Channel wars heating up in the harsh glare of television news arc lights

Lakshmana Venkat Kuchi
The journalist of over three decades in me is sad today that journalists, along with covering the news, are becoming the news themselves.
Now in the harsh glare of media spotlight are a few media houses themselves, for allegedly gaming the Television Rating Points (TRPs) based on which advertising rates are determined and revenues of the television houses are earned.
Which means a television channel with higher TRPs will attract more advertisers and get better advertising rates, and more revenues, than one with lower TRPs.
Now the way TRPs are arrived at are through a few thousand barometers installed at the residences to monitor television viewing, hours, and channels. The data emerging out of these barometers is processed by the machines to arrive at TRPs for each channel on air. Similarly, even TV programmes get ratings, again which guide the advertising spend. So a programme with more TRPs will earn more advertising revenue.
The households where these barometers are installed is a secret, known only to Broadcast Audience Research Council (BARC) or the agency it entrusts this activity. In the past too, there were allegations of TRP fixing, when a premier English language TV channel made complaints with facts, way back in 2008. But nothing came out of it. What that complaint and the consequent actions did was to create more awareness of the issue, but overall, the television industry continued to soldier on even as suspicions that few channels played the dirty game grew.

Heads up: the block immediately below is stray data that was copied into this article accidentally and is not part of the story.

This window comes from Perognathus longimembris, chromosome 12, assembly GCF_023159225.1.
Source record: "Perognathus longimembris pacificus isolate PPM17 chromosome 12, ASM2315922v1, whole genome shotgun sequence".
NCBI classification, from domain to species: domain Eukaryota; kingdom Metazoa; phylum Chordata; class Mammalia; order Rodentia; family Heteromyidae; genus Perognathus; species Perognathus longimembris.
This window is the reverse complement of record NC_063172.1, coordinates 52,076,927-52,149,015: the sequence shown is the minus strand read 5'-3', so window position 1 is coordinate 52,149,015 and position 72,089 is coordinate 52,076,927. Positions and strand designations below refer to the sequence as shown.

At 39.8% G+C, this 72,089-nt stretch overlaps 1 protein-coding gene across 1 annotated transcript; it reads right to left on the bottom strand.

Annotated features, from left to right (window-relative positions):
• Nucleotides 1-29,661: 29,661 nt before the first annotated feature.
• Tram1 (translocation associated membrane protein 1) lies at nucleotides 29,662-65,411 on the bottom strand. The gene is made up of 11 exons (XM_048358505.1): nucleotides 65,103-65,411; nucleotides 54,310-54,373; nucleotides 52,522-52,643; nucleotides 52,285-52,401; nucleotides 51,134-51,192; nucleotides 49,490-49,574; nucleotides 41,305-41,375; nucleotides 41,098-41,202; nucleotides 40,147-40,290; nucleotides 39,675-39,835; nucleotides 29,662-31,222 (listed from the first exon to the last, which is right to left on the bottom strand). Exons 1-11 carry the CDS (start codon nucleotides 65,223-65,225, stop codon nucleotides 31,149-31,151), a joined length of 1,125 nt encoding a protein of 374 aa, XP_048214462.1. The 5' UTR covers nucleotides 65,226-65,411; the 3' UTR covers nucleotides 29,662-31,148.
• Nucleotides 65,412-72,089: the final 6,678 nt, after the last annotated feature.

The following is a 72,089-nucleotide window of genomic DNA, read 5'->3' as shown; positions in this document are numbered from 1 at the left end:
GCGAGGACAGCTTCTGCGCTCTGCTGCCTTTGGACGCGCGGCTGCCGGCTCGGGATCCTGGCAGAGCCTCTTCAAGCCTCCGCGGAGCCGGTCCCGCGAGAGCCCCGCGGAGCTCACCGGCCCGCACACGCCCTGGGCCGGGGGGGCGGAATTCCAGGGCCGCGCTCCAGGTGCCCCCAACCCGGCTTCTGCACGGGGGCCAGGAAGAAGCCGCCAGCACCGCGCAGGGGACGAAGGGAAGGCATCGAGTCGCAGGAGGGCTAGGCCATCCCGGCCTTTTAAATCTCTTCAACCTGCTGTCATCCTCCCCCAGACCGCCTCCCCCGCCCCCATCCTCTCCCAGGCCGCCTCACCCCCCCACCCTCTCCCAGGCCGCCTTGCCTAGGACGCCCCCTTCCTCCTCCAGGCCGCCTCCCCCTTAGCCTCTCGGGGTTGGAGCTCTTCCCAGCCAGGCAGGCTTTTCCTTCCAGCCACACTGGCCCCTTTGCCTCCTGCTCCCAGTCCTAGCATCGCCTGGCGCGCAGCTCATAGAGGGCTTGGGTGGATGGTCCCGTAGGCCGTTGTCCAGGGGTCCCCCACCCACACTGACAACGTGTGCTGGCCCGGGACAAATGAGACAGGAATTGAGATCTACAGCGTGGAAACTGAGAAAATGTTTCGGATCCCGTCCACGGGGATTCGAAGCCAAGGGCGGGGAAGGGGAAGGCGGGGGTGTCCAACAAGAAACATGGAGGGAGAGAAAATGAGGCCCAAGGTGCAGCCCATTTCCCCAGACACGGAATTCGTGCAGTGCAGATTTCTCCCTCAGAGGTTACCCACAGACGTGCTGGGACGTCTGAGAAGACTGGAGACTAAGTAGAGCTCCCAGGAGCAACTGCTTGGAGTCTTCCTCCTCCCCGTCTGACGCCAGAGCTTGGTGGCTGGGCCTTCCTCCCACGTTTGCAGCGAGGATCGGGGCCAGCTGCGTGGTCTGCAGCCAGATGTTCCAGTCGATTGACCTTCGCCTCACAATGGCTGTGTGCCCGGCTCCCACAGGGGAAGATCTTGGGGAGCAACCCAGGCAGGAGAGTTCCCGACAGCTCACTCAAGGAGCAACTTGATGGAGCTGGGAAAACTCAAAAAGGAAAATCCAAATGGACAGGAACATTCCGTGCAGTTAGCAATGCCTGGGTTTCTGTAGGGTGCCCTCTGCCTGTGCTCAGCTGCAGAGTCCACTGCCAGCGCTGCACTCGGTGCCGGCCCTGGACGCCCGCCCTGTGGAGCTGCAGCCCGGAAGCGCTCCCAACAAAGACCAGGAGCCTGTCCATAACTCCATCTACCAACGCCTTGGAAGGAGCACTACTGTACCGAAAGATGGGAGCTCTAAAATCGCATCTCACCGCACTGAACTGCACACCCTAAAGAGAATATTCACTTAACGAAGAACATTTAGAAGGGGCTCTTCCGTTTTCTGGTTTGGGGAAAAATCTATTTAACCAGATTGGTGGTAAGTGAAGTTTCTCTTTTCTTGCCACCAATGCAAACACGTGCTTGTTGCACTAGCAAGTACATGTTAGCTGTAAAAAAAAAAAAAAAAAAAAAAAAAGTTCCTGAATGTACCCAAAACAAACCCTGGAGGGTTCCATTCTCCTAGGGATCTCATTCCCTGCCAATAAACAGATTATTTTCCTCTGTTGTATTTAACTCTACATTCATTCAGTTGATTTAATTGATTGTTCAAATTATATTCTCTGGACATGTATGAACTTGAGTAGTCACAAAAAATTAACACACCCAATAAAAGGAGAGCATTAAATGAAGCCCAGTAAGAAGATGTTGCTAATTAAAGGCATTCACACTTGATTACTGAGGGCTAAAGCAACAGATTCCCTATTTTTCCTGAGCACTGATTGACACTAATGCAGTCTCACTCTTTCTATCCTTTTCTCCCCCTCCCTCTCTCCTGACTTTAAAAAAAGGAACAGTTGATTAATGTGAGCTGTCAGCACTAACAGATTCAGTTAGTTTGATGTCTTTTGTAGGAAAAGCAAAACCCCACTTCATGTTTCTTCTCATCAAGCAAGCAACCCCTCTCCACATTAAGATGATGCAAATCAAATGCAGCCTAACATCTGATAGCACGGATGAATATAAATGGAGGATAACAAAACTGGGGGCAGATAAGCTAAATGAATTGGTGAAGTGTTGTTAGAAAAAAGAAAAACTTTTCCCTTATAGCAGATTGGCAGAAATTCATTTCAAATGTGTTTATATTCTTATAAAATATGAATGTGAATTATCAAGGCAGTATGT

Today, the issue has come to the fore once again, the TRP game that is, as the Mumbai Police claimed to have busted a TRP racket, running into some hundreds of crores of Rupees, with the arrest of four persons associated with two local Mumbai TV channels. What is more, the Mumbai police also levelled allegations of serious misconduct by reputed television channels to game the TRP machines to reap huge advertising revenues that is the bread and butter of the TV channel business.
Mumbai police set the tongues wagging with its sensational charges and in fact triggered a channel war, with very prominent television journalists hurling charges against each other. Since television news is intricately linked to politics, which is one of the key areas of news coverage in the country, the political parties also jumped in, each interpreting the situation to suit itself and its political ideological position.
The two principal National political parties on the opposite ends, the ruling BJP and the Opposition Congress, have naturally waded into the controversy, with both flexing their respective political muscle in favour of their current favourites.
The social media, which is also populated by most of the players active in the television ecosystem, too erupted into a war of opinions and exchange of allegations and calls for action against the other side.
The Mumbai police chief left no one in doubt that the police intended to get into the depth of the issue and take “further course of action” against everyone found to be involved in the racket. “Whoever or howsoever highly placed a person might be in the television channels suspected to be involved in the scam would not be spared,” was the firm assertion from the police chief that sent the TV news channel environment into a tizzy. Already, the Court has agreed with the police remand application for custodial interrogation and sent them into police custody for five days.